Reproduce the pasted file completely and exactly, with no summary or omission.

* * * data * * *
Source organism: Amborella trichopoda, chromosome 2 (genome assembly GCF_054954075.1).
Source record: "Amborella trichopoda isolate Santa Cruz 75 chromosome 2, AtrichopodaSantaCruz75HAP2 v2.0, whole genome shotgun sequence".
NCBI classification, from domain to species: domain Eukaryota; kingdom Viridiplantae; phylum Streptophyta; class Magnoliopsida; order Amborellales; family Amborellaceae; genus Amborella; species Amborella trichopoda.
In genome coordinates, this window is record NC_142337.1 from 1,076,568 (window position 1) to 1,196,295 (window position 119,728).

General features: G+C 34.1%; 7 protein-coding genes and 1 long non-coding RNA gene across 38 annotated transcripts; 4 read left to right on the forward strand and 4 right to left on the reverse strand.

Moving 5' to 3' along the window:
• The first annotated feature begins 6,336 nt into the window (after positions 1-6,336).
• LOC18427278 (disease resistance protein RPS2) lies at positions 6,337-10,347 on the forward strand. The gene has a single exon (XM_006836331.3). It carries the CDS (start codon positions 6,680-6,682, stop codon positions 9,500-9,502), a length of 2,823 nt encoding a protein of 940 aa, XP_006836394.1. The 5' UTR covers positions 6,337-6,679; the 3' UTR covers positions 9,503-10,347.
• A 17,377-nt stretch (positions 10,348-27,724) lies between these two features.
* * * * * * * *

Source organism: Amborella trichopoda, chromosome 2 (genome assembly GCF_054954075.1).
Source record: "Amborella trichopoda isolate Santa Cruz 75 chromosome 2, AtrichopodaSantaCruz75HAP2 v2.0, whole genome shotgun sequence".
NCBI classification, from domain to species: domain Eukaryota; kingdom Viridiplantae; phylum Streptophyta; class Magnoliopsida; order Amborellales; family Amborellaceae; genus Amborella; species Amborella trichopoda.
In genome coordinates, this window is record NC_142337.1 from 1,076,568 (window position 1) to 1,196,295 (window position 119,728).

General features: G+C 34.1%; 7 protein-coding genes and 1 long non-coding RNA gene across 38 annotated transcripts; 4 read left to right on the forward strand and 4 right to left on the reverse strand.

Moving 5' to 3' along the window:
• The first annotated feature begins 6,336 nt into the window (after positions 1-6,336).
• LOC18427278 (disease resistance protein RPS2) lies at positions 6,337-10,347 on the forward strand. The gene has a single exon (XM_006836331.3). It carries the CDS (start codon positions 6,680-6,682, stop codon positions 9,500-9,502), a length of 2,823 nt encoding a protein of 940 aa, XP_006836394.1. The 5' UTR covers positions 6,337-6,679; the 3' UTR covers positions 9,503-10,347.
• A 17,377-nt stretch (positions 10,348-27,724) lies between these two features.